WASHINGTON -- Even after his "grand tour" of Europe, presidential candidate Mitt Romney was still being criticized for (1) that old Bain Capital cross-to-bear, or (2) the Mitt-miffs he made in friendly places like London. That was where he questioned whether the English Olympic Games of this summer were as well-planned as his Salt Lake City Winter Games in 2002.
But the real dangers of the overseas jaunt -- and that seemed to be what it was because it came across as so random and purposeless -- lay somewhere else. Particularly during his stop in Israel, where Romney virtually promised the United States would take part in what would amount to two more wars in the Middle East.
Revealingly, he almost never speaks of Afghanistan, where we still have tens of thousands of troops and enough medieval insurgents to satisfy even a Dick Cheney. He also never speaks of Iraq, where we have supposedly said goodbye to eight years of chaos, yet al-Qaida is once again resurgent. To Mitt, the emotional spokesman for the use of American power in the world, these wars are now part of history.
If he represents anything, he represents things that are new and, you can bet, wars that are new, too. What he did in Israel that is so little understood here, but well understood there, was to effectively promise America's aid in an Israeli attack on Iran, which would almost surely result in America's involvement in the cruel and violent Syrian civil war.
Instead of hemming and hawing and dropping his voice so nothing could be heard, and refusing to commit himself and his country to anything, Romney on the campaign trail overseas made promises that would fill even a 5-year-old's wish box. What's more, his apparent need to please his Israeli constituency was made even worse by the fact that a number of major donors, including the enormously rich Las Vegas casino mogul Sheldon Adelson, who has given tens of millions of dollars for Romney's campaign, sat in the front rows, carefully watching like cats with a mouse, while Romney gave his major "policy" speech.
He declared unequivocally that Jerusalem is Israel's capital, a policy position every American president, including Republicans like Ronald Reagan, has refused to embrace if only for the fact that it is one of the final bargaining points in any negotiated peace settlement with the Palestinians. On Iran, he made it clear that, if Israel has to attack, the U.S. would be right there alongside. (So much for acknowledging the now universally accepted realization that George W.'s wars in Iraq and Afghanistan are American disasters.)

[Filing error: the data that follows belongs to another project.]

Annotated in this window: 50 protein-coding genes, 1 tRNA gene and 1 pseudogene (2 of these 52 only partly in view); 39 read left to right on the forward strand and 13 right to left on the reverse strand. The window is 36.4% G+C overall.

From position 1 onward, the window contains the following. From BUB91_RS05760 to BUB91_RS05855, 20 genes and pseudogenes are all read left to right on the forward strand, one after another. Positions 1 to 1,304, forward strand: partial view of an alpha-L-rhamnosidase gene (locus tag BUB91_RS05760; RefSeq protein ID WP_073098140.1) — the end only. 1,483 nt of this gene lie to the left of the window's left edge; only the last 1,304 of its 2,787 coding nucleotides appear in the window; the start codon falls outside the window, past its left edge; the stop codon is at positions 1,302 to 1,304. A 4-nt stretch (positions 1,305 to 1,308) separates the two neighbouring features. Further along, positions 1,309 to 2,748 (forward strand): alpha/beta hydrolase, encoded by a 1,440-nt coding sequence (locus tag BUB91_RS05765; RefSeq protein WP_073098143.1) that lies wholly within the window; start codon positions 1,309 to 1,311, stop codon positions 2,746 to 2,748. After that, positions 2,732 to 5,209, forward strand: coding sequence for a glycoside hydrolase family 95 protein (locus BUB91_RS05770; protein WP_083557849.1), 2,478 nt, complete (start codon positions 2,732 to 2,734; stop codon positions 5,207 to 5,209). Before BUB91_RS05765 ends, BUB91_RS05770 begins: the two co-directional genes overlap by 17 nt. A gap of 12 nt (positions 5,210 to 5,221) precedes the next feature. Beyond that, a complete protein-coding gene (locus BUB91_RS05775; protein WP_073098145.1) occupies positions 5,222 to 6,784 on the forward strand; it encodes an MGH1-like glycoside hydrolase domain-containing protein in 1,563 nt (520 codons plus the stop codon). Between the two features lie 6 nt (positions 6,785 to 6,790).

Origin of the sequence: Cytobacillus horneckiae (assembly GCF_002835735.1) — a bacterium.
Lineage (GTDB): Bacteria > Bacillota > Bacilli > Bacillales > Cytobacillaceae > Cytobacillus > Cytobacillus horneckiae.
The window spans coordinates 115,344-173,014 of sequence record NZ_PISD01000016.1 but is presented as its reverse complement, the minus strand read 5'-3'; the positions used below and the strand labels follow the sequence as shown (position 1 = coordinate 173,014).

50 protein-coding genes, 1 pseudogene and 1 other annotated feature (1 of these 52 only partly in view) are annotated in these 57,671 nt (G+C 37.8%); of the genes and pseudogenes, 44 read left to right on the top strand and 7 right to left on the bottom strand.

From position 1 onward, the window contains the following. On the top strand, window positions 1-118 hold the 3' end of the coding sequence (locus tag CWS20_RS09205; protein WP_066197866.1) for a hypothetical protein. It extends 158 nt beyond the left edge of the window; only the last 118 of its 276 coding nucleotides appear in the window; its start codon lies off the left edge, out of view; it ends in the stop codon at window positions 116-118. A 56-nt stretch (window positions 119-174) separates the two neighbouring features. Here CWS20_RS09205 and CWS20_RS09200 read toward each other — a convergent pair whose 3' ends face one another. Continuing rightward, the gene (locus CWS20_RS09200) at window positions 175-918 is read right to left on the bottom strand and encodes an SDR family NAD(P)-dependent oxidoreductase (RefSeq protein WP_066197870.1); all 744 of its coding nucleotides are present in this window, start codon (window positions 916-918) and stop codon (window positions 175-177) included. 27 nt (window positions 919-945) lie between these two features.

Then he made his now-famous remark that he could see the effects of "culture" in the prosperity of the Jewish state, in the way small businesses were nurtured and succeeded. This is, of course, true, but it was taken in that situation to mean that he drawing a negative contrast to the Palestinian poverty just across the Jordan River and, even more, in shadowy Gaza to the south.
The candidate, as charming as he can be, obviously had no understanding of the poisoned dynamics of the Middle East, where, as wise men have said, everyone has too much history to digest. Or was it perhaps a result of the fact that Romney had already surrounded himself with the old neo-conservatives who ran such an apocalyptic policy for George W. Bush?
One of Romney's top advisers, Dan Senor -- a leading foreign policy spokesman during the first year in Iraq, where he was the enthusiastic apologist for all the disastrous policy decisions made by the Americans -- had said publicly before the trip that Romney supported Israel's right to pre-emptively strike Iran's nuclear facilities.
As The New York Times wrote in a summary of the whole overseas trip: "His (Senor's) presence in the tight orbit of advisers around the Republican candidate foreshadows a Romney foreign policy that could take a harder line against Iran, embrace Jerusalem as the capital of Israel and move away from being the honest broker in the conflict with the Palestinians."
It may be, of course, that President Obama too would support Israel on an attack on Iran. That is the risk we take. Not only would such an attack have a deleterious effect on all the countries of the Middle East, but it would especially affect Syria, with its closeness to Iran, and arguably draw us in as still another military force and interlocutor. And remember, every additional set of American boots on the ground in the region means the birth of another anti-American radical.
It may seem "all talk." Americans may think that what is said during a campaign can easily be erased. Not so. In Israel and the Middle East, campaign promises are written in ink. And Mitt Romney, a man of many talents, made so many promises he would be politically hog-tied by them as president.